WILLIAMSTON — If Ben James could describe Johnay Goddard’s career in a Riverside High School basketball uniform in only one word, it would be progression.
“Johnay’s progression on and off the court took a tremendous upswing after her freshman year,” said James, the Knights’ coach. “She benefitted playing with Kayla Jones and Demetria Bland and learned from them what it took to be successful. To watch her grow and mature as a leader this year was a crucial part to another successful season for us.”
Goddard’s progression resulted in her being named the team’s most outstanding player after the Knights went 20-7 and reached the second round of the state 1A playoffs.
The next step in Goddard’s progression as a player is college, as the Riverside senior signed a national letter of intent recently to play for N.C. Wesleyan College.
Goddard chose NCWC over other schools, namely Central Community College, Peace University, St. Andrews University, Greensboro College and Augusta University.
“I chose this school because it is very diverse, it’s not too close or too far away from home, the school offers good, hands-on learning with your professor, and the people are friendly,” Goddard said. “The coaches also take care of their players and do everything as a family. They have a winning tradition and a strong program.”
Goddard, who plans on majoring in sports management at NCWC, started playing basketball at the age of 6 in Williamston. She progressed through middle school and then to RHS for the past four years. She also played travel ball for Team 252 beginning in middle school through her junior year of high school.
“My work ethic wasn’t good until my junior and senior years,” Goddard said. “That’s when I knew I had to do more than what was required.”
Travel ball proved to be a help.
“Playing travel ball helped me to develop my game and compete against stronger girls from different areas, which made me a better player,” Goddard said.
Goddard is the first female Knight athlete in the school’s 10-year history to play on four straight 20-plus win teams.
She played sparingly as a freshman on a 24-3 team that had future college recruits in Jones (N.C. State) and Bland (Chowan University).
As a sophomore, Goddard increased her production to 7.8 points per game and 5.5 rebounds per contest as Riverside went 22-7.
As a junior, Goddard was the Knights’ second-leading scorer (11.9 ppg) behind Bland (18.3). She grabbed a team-leading 7.7 rebounds and averaged nearly two steals per game while shooting 48 percent (138-for-289) from the field.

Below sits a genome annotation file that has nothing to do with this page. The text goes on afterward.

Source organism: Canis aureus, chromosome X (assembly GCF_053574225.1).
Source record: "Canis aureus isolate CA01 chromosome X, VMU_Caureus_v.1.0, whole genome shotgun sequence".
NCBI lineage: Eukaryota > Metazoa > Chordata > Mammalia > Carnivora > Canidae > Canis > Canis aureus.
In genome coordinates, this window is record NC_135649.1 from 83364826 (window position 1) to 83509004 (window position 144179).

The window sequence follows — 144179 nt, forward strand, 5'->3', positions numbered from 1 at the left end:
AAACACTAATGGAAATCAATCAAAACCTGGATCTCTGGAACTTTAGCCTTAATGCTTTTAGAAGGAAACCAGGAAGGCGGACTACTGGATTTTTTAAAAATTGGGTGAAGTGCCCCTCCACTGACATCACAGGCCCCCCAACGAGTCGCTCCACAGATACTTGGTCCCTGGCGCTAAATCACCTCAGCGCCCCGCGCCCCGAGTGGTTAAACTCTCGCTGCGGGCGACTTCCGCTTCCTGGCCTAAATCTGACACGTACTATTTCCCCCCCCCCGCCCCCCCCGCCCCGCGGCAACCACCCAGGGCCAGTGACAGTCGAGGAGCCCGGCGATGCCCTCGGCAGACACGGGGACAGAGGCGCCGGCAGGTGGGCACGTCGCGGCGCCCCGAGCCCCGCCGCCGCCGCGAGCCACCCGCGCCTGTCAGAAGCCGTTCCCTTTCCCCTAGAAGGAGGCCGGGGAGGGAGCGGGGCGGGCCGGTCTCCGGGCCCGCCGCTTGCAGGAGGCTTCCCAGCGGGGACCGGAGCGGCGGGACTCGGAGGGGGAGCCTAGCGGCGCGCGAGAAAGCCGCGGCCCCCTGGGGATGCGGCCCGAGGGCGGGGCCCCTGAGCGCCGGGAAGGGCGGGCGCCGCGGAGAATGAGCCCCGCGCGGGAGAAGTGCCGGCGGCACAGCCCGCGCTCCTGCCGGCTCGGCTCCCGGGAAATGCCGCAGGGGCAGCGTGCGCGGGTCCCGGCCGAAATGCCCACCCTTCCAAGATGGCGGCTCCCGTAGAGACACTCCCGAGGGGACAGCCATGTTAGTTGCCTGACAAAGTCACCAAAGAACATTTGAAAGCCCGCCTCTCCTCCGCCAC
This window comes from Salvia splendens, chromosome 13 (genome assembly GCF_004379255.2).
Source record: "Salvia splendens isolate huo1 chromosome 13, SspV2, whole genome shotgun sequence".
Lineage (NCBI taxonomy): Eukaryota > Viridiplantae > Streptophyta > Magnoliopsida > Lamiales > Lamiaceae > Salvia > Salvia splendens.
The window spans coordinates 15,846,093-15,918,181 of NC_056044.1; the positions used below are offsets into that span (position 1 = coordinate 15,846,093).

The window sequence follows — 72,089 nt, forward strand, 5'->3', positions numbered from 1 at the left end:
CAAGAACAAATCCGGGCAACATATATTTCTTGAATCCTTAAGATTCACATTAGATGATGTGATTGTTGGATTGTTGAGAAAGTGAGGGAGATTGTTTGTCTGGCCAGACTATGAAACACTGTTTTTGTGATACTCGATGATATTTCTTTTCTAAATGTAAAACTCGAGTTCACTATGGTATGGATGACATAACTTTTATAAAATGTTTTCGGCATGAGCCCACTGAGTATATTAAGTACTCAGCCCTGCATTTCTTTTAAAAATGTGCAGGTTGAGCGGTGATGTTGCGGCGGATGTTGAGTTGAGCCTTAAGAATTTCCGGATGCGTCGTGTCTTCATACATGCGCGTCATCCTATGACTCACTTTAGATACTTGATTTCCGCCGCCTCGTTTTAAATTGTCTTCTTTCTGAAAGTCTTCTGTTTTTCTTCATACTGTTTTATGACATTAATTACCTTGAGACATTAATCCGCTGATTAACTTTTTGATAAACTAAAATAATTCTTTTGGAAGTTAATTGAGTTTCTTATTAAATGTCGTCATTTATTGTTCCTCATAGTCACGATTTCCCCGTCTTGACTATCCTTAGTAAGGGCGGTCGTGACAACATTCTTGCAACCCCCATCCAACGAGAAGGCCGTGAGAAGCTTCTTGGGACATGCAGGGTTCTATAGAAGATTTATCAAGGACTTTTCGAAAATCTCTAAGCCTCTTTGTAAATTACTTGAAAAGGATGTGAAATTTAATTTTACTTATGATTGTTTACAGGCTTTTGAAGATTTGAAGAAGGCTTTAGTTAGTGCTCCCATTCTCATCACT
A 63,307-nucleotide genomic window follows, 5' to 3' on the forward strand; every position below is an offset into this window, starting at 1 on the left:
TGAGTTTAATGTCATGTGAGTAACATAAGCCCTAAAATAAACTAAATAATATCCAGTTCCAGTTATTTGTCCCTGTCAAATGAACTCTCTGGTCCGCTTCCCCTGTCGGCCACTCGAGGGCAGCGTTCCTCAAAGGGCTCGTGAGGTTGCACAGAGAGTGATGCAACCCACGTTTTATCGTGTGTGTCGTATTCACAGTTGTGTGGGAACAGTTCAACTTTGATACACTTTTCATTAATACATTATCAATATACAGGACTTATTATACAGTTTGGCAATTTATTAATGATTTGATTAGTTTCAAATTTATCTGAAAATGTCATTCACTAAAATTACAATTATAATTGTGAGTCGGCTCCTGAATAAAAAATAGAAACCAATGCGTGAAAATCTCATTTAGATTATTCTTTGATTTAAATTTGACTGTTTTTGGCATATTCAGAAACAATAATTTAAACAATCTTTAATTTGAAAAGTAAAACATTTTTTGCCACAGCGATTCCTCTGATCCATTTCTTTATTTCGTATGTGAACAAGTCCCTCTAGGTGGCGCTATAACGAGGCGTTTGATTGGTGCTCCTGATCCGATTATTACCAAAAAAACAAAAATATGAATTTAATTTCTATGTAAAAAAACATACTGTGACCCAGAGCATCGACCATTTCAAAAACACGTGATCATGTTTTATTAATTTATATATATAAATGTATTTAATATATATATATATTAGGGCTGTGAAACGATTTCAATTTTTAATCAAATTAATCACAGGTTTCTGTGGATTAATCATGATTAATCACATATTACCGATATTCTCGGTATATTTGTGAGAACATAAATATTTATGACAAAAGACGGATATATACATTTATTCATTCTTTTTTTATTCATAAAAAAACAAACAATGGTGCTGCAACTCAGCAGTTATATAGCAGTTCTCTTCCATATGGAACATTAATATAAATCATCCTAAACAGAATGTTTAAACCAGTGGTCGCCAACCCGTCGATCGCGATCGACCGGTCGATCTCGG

It was in her senior season where Goddard made her greatest progression — all while having to play all five positions and being the focal point of the team.
“Johnay was the heart and soul of the team this year,” Coach James said. “She had to do things she was never asked to do before, because we were extremely young and she was our only returning starter.”
Goddard, along with future college signee Danyel Armstrong and transfer Keary Jones, were the cornerstones of a RHS squad which finished 20-7 this past season.
Goddard was second on the Knights in scoring (13.9 ppg), led the team in rebounding with nine per outing and averaged 2.4 steals, 1.3 blocked shots and 1.3 assists.
She ended her high school career as a three-time all-conference player and a two-time all-district performer who picked up the Knights’ most improved player in 2017.
Goddard said some of her favorite moments as a Knights included “the real talks our coaches had with us about life and building our character, the lit practices right before a big game and having my teammates’ backs and becoming a family.”
She counts her personal favorite moment as what the sport has meant to her.
“It was when I realized that basketball is more than a game, I valued the life lessons it taught me such as facing adversity and becoming mentally tough,” she said. “I want to thank my coaches for being my guidance and always pushing me to exceed beyond expectations. They have helped me become the player I am today, especially Coach Ben.”
What did Goddard enjoy most about basketball?
“The competition is the best thing,” she said. “I enjoyed competing the most. Competing shows you who wants it more and who’s going to grind the hardest to get what they want without anyone stopping them. Competing speaks volumes — it reveals who you are as a player.”
Her advice to youngsters who aspire to play in college?
“Put God first — when God is in you, you cannot fail,” she said. “You have to keep your grades up, build your character daily and most importantly, you have to grind and put in the work because nothing is handed to you. Also, get in contact with college coaches early and get help from your coaches to get you recruited.”
Coach James concluded, “Johnay will do well in her post (high school) career and I look forward to watching her take off and continue to build a legacy for herself that we can all be proud of.”